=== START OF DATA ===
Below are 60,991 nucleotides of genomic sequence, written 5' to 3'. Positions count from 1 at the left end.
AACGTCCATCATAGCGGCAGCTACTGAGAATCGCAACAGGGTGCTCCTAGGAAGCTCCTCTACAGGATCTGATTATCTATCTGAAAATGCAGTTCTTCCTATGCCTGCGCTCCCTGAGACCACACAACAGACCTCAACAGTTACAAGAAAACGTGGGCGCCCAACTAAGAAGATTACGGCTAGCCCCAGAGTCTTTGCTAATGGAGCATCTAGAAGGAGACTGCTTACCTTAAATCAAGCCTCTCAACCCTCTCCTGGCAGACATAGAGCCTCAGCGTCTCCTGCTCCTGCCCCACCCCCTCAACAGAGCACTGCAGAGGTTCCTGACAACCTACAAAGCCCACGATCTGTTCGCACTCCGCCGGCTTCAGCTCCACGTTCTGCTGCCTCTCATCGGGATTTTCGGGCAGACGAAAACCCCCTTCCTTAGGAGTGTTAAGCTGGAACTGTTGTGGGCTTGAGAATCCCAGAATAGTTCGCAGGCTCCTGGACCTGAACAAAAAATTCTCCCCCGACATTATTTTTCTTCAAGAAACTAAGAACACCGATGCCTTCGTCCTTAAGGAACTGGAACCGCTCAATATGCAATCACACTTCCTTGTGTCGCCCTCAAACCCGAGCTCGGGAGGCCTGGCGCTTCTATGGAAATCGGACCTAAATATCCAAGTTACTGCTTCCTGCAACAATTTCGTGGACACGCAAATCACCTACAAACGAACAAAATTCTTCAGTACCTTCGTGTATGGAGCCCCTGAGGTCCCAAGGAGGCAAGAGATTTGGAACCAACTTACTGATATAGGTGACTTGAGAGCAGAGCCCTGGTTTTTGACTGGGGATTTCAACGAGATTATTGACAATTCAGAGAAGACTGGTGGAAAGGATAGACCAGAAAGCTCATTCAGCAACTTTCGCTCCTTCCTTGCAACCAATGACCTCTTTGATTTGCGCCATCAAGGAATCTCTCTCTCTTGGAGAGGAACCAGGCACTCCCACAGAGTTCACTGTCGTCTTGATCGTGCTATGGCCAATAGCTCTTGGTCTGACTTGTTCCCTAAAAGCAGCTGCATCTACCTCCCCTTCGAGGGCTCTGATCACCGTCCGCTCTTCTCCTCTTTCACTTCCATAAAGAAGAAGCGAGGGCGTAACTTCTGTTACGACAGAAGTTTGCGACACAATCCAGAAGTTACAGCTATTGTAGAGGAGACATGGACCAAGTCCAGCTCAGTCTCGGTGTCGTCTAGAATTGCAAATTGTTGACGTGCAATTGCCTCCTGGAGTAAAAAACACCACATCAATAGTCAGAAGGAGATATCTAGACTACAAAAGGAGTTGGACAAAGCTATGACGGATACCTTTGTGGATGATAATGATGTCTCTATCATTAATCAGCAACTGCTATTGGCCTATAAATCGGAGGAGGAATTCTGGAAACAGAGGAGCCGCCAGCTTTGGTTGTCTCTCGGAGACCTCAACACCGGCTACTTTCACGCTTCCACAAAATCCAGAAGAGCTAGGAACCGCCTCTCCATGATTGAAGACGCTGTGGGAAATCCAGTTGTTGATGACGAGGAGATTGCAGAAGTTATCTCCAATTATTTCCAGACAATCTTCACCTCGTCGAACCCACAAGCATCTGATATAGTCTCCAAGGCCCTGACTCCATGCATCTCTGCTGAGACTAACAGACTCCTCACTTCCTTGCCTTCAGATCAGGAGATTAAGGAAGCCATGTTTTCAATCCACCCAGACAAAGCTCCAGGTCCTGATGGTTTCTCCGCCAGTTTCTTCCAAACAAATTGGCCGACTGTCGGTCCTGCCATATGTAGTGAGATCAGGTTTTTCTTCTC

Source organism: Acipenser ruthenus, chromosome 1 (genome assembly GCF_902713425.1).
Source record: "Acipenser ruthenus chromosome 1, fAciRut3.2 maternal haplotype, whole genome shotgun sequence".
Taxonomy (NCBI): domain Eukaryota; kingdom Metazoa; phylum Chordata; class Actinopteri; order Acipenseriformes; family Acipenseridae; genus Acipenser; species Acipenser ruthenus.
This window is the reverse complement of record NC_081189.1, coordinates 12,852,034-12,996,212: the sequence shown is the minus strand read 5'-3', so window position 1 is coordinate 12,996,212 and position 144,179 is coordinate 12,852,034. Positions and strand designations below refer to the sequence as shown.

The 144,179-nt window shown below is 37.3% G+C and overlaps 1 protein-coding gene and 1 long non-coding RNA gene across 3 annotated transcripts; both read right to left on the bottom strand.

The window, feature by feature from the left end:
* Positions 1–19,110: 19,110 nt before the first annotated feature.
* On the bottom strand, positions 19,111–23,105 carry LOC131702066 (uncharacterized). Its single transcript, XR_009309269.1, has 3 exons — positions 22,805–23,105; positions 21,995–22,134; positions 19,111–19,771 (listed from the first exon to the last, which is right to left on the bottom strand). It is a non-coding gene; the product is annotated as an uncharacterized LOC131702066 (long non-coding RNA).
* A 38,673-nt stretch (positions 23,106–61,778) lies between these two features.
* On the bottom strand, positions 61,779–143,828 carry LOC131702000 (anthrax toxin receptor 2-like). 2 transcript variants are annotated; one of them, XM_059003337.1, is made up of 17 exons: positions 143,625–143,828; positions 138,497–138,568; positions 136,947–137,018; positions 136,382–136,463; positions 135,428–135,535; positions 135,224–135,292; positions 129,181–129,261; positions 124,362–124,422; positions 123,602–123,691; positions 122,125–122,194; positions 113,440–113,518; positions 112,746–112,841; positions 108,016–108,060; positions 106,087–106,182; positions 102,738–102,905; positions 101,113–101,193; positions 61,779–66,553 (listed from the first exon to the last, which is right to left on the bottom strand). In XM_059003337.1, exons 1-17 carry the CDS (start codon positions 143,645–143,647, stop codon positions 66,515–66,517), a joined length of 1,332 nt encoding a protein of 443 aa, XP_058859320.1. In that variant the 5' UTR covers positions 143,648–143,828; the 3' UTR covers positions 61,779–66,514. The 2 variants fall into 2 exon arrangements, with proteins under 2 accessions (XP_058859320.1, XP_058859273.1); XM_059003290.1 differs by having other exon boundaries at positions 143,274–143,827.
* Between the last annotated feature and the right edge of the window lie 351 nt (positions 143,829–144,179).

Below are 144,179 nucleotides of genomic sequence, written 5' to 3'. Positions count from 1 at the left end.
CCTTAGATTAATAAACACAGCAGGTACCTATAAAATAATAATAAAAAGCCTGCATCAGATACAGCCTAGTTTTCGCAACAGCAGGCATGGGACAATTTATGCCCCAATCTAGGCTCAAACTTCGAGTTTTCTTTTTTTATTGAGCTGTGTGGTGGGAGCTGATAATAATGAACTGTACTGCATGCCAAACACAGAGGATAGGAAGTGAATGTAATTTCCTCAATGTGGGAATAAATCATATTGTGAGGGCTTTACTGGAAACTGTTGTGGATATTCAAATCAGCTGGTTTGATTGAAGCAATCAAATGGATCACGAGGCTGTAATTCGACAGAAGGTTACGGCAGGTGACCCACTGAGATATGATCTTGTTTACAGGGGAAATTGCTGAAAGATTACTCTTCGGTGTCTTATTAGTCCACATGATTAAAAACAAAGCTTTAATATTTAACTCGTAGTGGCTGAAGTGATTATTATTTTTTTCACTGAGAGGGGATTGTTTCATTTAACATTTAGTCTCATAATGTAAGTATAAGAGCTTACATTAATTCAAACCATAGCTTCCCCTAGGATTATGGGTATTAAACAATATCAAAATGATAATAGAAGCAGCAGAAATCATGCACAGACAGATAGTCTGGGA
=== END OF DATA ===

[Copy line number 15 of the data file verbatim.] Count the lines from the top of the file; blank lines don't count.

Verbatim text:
CCTTAGATTAATAAACACAGCAGGTACCTATAAAATAATAATAAAAAGCCTGCATCAGATACAGCCTAGTTTTCGCAACAGCAGGCATGGGACAATTTATGCCCCAATCTAGGCTCAAACTTCGAGTTTTCTTTTTTTATTGAGCTGTGTGGTGGGAGCTGATAATAATGAACTGTACTGCATGCCAAACACAGAGGATAGGAAGTGAATGTAATTTCCTCAATGTGGGAATAAATCATATTGTGAGGGCTTTACTGGAAACTGTTGTGGATATTCAAATCAGCTGGTTTGATTGAAGCAATCAAATGGATCACGAGGCTGTAATTCGACAGAAGGTTACGGCAGGTGACCCACTGAGATATGATCTTGTTTACAGGGGAAATTGCTGAAAGATTACTCTTCGGTGTCTTATTAGTCCACATGATTAAAAACAAAGCTTTAATATTTAACTCGTAGTGGCTGAAGTGATTATTATTTTTTTCACTGAGAGGGGATTGTTTCATTTAACATTTAGTCTCATAATGTAAGTATAAGAGCTTACATTAATTCAAACCATAGCTTCCCCTAGGATTATGGGTATTAAACAATATCAAAATGATAATAGAAGCAGCAGAAATCATGCACAGACAGATAGTCTGGGA